Workers' Compensation

Workers' Compensation

Workers' compensation laws are designed to compensate you for any injuries you receive on the job. Under these laws, your employer is not liable for your injuries, so you cannot sue your employer. Instead, you will be provided compensation for lost wages and medical expenses regardless of whether your employer is at fault for the injury.

FAQ

Most frequent questions and answers

Just about every employee in South Carolina is eligible for workers’ compensation benefits, with a few exceptions. Employees who may not be eligible for the benefits include Federal employees, railroad company employees, agricultural employees, and people working at businesses with less than four employees.

Workers’ compensation provides benefits for short and long-term disability, medical expenses, and death benefits. Compensation may be provided for:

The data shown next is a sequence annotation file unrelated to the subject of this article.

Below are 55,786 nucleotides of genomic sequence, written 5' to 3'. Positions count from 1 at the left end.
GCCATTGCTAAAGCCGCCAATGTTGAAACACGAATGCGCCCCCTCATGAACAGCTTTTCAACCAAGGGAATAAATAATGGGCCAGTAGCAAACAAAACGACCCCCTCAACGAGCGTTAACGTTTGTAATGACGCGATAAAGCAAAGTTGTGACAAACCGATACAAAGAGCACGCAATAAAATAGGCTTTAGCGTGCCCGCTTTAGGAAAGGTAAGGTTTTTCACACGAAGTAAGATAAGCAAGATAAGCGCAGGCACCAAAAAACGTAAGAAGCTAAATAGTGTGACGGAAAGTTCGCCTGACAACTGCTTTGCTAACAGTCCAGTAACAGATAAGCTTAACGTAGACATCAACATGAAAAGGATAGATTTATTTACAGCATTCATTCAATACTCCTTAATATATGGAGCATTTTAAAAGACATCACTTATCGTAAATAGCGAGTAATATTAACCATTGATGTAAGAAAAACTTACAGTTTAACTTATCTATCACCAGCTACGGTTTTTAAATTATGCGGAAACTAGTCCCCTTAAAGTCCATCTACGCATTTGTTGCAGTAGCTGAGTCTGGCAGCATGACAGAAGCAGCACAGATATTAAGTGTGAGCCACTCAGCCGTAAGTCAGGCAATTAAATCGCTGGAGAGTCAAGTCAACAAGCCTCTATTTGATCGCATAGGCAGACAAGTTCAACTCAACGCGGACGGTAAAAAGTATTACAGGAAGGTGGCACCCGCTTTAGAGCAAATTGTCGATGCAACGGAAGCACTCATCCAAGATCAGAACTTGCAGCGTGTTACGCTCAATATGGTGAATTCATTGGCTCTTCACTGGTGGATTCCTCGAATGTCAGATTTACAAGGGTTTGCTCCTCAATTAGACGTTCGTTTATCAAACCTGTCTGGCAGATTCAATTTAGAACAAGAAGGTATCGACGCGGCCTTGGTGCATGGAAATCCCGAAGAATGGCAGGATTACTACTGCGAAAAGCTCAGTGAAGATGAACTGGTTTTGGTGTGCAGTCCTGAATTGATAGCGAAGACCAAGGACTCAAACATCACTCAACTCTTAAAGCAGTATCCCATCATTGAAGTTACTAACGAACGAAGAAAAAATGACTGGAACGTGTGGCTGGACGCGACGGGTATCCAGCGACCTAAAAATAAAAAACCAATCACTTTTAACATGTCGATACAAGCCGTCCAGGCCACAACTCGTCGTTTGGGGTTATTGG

• Lost wages while you are temporarily disabled
• Necessary medical treatment
• Permanent disability or disfigurement
• Examples of workplace injuries include slip and fall accidents and burn injuries.

For missed work, you will be compensated at a rate of about 66 percent of your normal weekly wage. You will also be compensated if you are totally disabled or if you have lost a loved one to a workplace accident.

Typically you cannot, unless there was some intentional action on the part of your employer. Workers’ compensation laws are designed to prevent this type of lawsuit. Your employer pays for the benefits and is relieved from liability in return. Benefits are provided regardless of who is at fault in the accident.

In some cases, lawsuits are brought against third parties responsible for workplace injuries. For example, an injured construction worker may sue the manufacturer of dangerous and defective machinery.

You are not required to hire an attorney to file a workers’ compensation claim, but it may be in your best interest to do so. The process involves paperwork, deadlines and proper communication between the insurance company and your doctor. An attorney can ensure all of these steps are completed correctly and that you receive a fair amount of compensation in a timely manner.